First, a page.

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Operator Overloading Basics

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C++ tutorial


Before starting with operator overloading, I will be assuming that the reader is well versed with the concepts of function overloading and knows how we can use the same name for different functions having similar functionalities but differing in the datatype, number or order of parameters they accept.

Operator overloading extends the capabilities of C++ a step ahead of what function overloading does.

Adding two strings str1 and str2 as str1 + str2 instead of using built-in functions like strcpy and strcat, makes the program look intuitively more obvious and clean.

Even though operator overloading helps the programmers in a big way, but nonetheless, it can be admitted here that operator overloading does make class implementations clumsy. Probably, this is the reason why we do not find Operator Overloading in Java. But still, we can use operator overloading easily without bothering about the implementation's complexities.

Let us start with example:

Consider a class Complex that is used to store complex numbers of the form (x + iy) where x and y are the real and imaginary parts of the complex number resp. It also expects to have basic methods for addition and multiplication of the two complex numbers.

Now if we have two complex numbers (1 + 3i) and (4 + 5i).

Complex c1 (1,3);

Complex c2 (4,5);

Now from the programmer’s point of view who wants to add two complex numbers, he would definitely have preferred using something like:

c1 + c2; over the conventional c1.add(c2);

So in order to make the former work we will have to overload the operator “+” so that it works to make the proper addition between the real members and the imaginary ones and also the assignment. The overloading syntax is quite similar to function overloading, the keyword operator followed by the operator we want to overload. Below I give both the implementations: one is the conventional way and the other using Operator Overloading.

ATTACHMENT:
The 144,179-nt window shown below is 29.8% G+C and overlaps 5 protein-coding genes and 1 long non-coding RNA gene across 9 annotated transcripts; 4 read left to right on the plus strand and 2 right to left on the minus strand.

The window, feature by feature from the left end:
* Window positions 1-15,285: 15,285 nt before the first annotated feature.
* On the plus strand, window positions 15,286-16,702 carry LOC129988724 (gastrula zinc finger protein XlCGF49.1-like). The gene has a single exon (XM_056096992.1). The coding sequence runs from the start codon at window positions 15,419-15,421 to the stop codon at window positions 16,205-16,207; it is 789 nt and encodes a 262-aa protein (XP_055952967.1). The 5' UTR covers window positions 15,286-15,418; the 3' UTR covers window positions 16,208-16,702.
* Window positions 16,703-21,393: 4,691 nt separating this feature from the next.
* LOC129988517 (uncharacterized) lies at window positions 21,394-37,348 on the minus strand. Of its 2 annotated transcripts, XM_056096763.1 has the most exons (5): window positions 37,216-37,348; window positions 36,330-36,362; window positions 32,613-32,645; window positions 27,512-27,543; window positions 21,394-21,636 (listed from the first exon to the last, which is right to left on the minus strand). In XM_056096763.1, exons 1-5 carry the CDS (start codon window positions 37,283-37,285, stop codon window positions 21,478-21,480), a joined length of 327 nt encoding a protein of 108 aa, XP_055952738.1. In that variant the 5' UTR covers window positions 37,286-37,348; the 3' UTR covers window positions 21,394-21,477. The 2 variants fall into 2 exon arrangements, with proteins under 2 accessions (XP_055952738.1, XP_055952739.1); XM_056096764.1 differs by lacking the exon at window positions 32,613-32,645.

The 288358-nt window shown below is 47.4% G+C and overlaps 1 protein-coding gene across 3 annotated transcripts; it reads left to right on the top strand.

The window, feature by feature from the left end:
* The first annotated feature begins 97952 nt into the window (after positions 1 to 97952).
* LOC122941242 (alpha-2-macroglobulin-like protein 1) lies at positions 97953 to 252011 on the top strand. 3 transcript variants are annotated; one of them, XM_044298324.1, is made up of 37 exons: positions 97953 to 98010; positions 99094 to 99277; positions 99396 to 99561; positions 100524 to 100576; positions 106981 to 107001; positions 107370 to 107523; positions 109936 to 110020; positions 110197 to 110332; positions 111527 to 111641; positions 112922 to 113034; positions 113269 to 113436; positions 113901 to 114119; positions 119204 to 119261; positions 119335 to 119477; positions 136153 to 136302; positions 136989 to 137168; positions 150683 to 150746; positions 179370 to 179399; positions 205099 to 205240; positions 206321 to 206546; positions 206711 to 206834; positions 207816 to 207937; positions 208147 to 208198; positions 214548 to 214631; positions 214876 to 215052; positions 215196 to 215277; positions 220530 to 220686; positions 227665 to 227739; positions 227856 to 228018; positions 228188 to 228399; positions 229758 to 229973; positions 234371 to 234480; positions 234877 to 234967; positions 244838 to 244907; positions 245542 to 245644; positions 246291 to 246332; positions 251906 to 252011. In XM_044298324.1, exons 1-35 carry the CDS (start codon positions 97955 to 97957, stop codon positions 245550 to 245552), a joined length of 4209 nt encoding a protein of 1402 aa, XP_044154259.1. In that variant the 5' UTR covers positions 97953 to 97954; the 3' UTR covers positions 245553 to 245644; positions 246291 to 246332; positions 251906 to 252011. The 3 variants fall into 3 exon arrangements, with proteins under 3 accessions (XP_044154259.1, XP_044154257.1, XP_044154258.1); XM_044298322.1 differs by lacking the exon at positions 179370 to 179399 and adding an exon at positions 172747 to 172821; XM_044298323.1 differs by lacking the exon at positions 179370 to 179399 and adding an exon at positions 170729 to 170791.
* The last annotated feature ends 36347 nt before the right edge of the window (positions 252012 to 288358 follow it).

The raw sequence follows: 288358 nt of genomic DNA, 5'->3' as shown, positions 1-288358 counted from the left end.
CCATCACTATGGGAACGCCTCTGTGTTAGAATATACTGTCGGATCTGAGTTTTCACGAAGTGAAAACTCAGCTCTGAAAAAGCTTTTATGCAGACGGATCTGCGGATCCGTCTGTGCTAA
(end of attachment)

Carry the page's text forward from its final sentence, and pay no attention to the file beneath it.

class Complex

int real;
int imag;
Complex(int re,double im)
real = re;
imag = im
int GetRealPart ()
{ return real;}
int GetImagPart ()
{ return imag;}
Complex operator+(Complex c); //operator overloading
Complex add (Complex c); //conventional method
Complex Complex::operator+(Complex cnum)
real = real + cnum.GetRealPart();
imag = imag + cnum.GetImagPart();
return *this;
Complex Complex::add(Complex cnum)
real = real + cnum.GetRealPart();
imag = imag + cnum.GetImagPart();
return *this;

One thing to note in the above snippet is that, in both the functions in order to access the real and imag part of Complex object passed as parameter to the functions, we had to use the corresponding Getter functions (GetRealPart() and GetImagPart()) to access the private data members of the object which is obvious. If we want to remove this restriction we can make these functions as friend functions of the class Complex as friend function can access the private data of the class to which it is declared as friend of. For details on friend functions you can refer here. In such case the corresponding declaration in the class will change to:

friend Complex operator+(Complex c);

and the definition of the function will now be a bit simpler and clean. But beware: we cannot use this pointer in the friend function since a friend function is not a member of the class in which it is declared and hence a copy of the object will be required in the return statement now

Complex Complex::operator+(Complex cnum)
Complex temp;
temp.real = temp.real + cnum.real;
temp.imag = temp.imag + cnum.imag;
return temp;

Things to note:

  1. The no.of operands cannot be overridden. That is, a binary operator will alway take two operands and the unary one will take one operand.
  2. The precedence is still maintained even after overloading the operators. That is, multiplication will still be done before addition unless forced. That is if both * and + operators are overloaded. Then in statements like:
    A = B + C * D ; First the logic of overloaded operator * will be evaluated for C and D and then the result will be evaluated with B as the other input to the overloaded + operator; followed by assignment of final result to A.
  3. The operators that cannot be overloaded are:
    :: (scope resolution)
    . (member selection)
    -> (member selection through pointer)
    ?: (conditional operator)

The most prolific use of operator overloading is in STL (Standard Template Library) of C++. We see at numerous places, operator + being overloaded for concatenation of two strings.

Also remember that, in many cases if we overload an operator the exceptional behavior of the operator may not remain intact. Like for boolean operators the short circuit behavior is followed, that is:

if (a && b && c).here if b is false the value of c is never checked. But such a behavior should not be expected by default when the functionality in overloaded operator “&” is executed.

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